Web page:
Back To School So Bravely

And so bravely, she got out of the car and went back to school on Monday after being taught from home for part of last school year and most of the summer. She had to stand among the crowd of students and wait for the bell to ring, just after saying she felt sick to her stomach. I prayed that one friend would find her and make her laugh, help her forget about that her stomach was queasy. But I had to pull away as there were so many cars behind me pushing their way forward to let their children out on this first day of school.

Walking GirlThe night before, her clothes were set out, her book bag was packed, but sleep alluded her. She tossed and turned, got up for water, to use the bathroom, trying to get the sleep she so desperately needed. When she did fall asleep, it was fitful. Every little noise awoke her and for what seemed like minutes later, her sleepy eyes peeked at my from under the covers the next morning, begging me for “5 more minutes”.

Better to wake her up early and let her sleep in a bit. Better to have everything prepared the night before, so she is the main focus in the morning. Even though it takes her longer to get ready than in years past, I try to be patient. My mood is essential to her getting off to a good day at school. So I bite my tongue and help her with tasks that she would normally do on her own. She’s out of it, still feeling sleepy, so I can’t blame her.

Two classes a day at school (from 9 AM to 11 AM) and she’s worn out. She yawns in class, has trouble staying on task, but is grateful that the teacher is animated. Plus it’s two hours of reading – Language Arts and Critical Thinking – something she enjoys very much. When it’s time to leave, you can see it on her face, in her eyes, the tired look that comes over her, that she can’t control.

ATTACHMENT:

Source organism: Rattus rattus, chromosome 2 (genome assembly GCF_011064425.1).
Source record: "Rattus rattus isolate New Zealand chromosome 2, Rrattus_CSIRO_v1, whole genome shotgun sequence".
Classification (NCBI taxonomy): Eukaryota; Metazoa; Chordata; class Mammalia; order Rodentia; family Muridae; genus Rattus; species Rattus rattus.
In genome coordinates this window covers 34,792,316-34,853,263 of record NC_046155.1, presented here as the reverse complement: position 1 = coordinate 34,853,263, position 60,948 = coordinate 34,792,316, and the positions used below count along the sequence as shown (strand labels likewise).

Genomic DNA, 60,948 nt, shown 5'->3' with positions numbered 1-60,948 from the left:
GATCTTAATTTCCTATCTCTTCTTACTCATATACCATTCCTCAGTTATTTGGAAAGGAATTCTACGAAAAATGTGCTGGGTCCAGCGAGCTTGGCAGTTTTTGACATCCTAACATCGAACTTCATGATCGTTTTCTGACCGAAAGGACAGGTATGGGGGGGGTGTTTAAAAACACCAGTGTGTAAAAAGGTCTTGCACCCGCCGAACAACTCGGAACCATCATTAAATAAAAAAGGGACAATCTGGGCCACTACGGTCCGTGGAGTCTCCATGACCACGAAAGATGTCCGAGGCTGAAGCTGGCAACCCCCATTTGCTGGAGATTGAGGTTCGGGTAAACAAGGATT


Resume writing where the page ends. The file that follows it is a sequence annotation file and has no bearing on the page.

Back home, she eats lunch and takes a nap. So far it’s been about an hour each day. Then, homework, getting everything ready for the next day, a little TV, some time on the computer. Feeling tired again, but can’t sleep so close to bedtime. Eat dinner, take a shower, read, try to stay awake until bedtime. And it begins again the next day.

My daughter, with a diagnosis of Narcolepsy, going back to school so bravely.

Enhanced by Zemantaphoto credit: http://www.sxc.hu/browse.phtml?f=view&id=708400
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Connie Roberts

Professional Blogger
Living in the Tampa Bay area, I'm lucky enough to see beautiful sunsets almost every day. Although life can be difficult at times, focusing on the positive and being with my family is what gets me through.

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Comments

  1. Love the way this post is written.

  2. Connie, this post is beautiful & hurts my heart from two perspectives. From your Mama perspective, and from hers. I know I’ve shared with you before about going through the same sleep struggles as your daughter when I was in high school.

    I’m so proud of her for going back to school today! I know it’s hard.

    Have you discussed her napping at school? Just to throw it out there, because I would often PASS OUT in the nurses office for an entire period & then go to the next class. Given the Americans with Disabilities Act, I’m sure the school could work this out, if you guys thought that would be helpful. Schedule an off period, for example. Many days it was the only way I could get past my 10am class.